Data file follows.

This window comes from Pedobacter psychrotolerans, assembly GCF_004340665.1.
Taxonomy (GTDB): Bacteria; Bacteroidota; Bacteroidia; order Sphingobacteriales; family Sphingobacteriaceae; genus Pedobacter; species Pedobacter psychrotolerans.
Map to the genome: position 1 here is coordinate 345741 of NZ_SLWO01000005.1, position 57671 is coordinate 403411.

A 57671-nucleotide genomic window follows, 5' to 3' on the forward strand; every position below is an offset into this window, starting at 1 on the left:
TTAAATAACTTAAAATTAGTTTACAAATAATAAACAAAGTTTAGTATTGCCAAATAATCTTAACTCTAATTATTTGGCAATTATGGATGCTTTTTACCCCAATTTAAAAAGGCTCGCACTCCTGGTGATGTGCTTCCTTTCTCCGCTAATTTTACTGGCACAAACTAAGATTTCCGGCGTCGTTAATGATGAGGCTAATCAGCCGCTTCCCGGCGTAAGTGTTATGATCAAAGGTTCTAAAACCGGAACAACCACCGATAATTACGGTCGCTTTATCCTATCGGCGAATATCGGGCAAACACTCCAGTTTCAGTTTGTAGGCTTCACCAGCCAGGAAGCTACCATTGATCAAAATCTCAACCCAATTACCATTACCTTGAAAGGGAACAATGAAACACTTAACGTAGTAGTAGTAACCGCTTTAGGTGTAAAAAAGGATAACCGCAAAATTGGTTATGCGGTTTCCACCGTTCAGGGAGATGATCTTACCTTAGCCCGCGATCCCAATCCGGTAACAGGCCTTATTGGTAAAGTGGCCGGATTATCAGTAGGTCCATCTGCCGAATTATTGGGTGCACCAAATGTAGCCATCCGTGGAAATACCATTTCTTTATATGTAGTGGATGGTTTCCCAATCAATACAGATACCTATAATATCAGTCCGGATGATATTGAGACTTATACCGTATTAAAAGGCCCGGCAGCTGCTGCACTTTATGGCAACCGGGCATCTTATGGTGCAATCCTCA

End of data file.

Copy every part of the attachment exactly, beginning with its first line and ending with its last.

This window comes from Pedobacter psychrotolerans, assembly GCF_004340665.1.
Taxonomy (GTDB): Bacteria; Bacteroidota; Bacteroidia; order Sphingobacteriales; family Sphingobacteriaceae; genus Pedobacter; species Pedobacter psychrotolerans.
Map to the genome: position 1 here is coordinate 345741 of NZ_SLWO01000005.1, position 57671 is coordinate 403411.

A 57671-nucleotide genomic window follows, 5' to 3' on the forward strand; every position below is an offset into this window, starting at 1 on the left:
TTAAATAACTTAAAATTAGTTTACAAATAATAAACAAAGTTTAGTATTGCCAAATAATCTTAACTCTAATTATTTGGCAATTATGGATGCTTTTTACCCCAATTTAAAAAGGCTCGCACTCCTGGTGATGTGCTTCCTTTCTCCGCTAATTTTACTGGCACAAACTAAGATTTCCGGCGTCGTTAATGATGAGGCTAATCAGCCGCTTCCCGGCGTAAGTGTTATGATCAAAGGTTCTAAAACCGGAACAACCACCGATAATTACGGTCGCTTTATCCTATCGGCGAATATCGGGCAAACACTCCAGTTTCAGTTTGTAGGCTTCACCAGCCAGGAAGCTACCATTGATCAAAATCTCAACCCAATTACCATTACCTTGAAAGGGAACAATGAAACACTTAACGTAGTAGTAGTAACCGCTTTAGGTGTAAAAAAGGATAACCGCAAAATTGGTTATGCGGTTTCCACCGTTCAGGGAGATGATCTTACCTTAGCCCGCGATCCCAATCCGGTAACAGGCCTTATTGGTAAAGTGGCCGGATTATCAGTAGGTCCATCTGCCGAATTATTGGGTGCACCAAATGTAGCCATCCGTGGAAATACCATTTCTTTATATGTAGTGGATGGTTTCCCAATCAATACAGATACCTATAATATCAGTCCGGATGATATTGAGACTTATACCGTATTAAAAGGCCCGGCAGCTGCTGCACTTTATGGCAACCGGGCATCTTATGGTGCAATCCTCA